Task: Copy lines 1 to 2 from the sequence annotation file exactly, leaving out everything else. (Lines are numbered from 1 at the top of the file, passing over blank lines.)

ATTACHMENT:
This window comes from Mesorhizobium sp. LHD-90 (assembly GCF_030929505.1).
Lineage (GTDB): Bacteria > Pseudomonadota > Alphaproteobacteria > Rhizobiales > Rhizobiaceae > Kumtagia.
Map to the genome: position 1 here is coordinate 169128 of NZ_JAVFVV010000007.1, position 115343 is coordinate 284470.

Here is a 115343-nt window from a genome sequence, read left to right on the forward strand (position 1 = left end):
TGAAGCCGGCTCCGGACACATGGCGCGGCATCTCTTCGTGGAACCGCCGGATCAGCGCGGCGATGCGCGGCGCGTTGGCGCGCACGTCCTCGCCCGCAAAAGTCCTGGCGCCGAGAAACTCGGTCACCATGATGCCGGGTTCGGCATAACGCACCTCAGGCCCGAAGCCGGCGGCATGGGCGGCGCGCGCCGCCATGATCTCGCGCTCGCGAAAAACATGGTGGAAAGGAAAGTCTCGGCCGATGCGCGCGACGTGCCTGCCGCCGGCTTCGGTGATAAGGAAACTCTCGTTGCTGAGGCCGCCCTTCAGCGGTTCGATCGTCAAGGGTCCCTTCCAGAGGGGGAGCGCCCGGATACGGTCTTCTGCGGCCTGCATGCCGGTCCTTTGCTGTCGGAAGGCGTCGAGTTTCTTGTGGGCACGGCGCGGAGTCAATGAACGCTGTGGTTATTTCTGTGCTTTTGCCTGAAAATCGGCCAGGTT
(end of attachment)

This window comes from Mesorhizobium sp. LHD-90 (assembly GCF_030929505.1).
Lineage (GTDB): Bacteria > Pseudomonadota > Alphaproteobacteria > Rhizobiales > Rhizobiaceae > Kumtagia.